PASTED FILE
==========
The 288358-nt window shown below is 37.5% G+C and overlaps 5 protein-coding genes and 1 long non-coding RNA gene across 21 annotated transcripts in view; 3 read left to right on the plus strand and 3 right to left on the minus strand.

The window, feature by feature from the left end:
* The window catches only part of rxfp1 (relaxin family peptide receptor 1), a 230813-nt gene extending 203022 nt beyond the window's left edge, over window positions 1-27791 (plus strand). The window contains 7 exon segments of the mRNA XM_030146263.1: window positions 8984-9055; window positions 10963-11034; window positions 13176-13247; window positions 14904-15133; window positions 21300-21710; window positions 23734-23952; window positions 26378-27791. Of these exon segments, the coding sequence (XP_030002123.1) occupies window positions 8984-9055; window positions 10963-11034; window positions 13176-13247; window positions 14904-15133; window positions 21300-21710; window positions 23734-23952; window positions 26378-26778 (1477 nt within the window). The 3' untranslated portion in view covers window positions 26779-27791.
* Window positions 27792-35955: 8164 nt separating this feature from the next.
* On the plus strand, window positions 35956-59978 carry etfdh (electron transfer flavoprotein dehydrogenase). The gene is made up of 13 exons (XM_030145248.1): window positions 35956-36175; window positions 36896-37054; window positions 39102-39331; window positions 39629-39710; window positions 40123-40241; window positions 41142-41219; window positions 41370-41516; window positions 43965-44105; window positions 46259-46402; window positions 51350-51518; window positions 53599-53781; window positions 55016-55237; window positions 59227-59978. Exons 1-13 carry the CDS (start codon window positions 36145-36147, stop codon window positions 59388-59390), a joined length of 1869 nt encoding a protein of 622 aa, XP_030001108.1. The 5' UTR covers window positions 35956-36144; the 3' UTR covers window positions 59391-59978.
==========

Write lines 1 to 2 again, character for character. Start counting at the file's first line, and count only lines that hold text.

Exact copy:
The 288358-nt window shown below is 37.5% G+C and overlaps 5 protein-coding genes and 1 long non-coding RNA gene across 21 annotated transcripts in view; 3 read left to right on the plus strand and 3 right to left on the minus strand.

The window, feature by feature from the left end: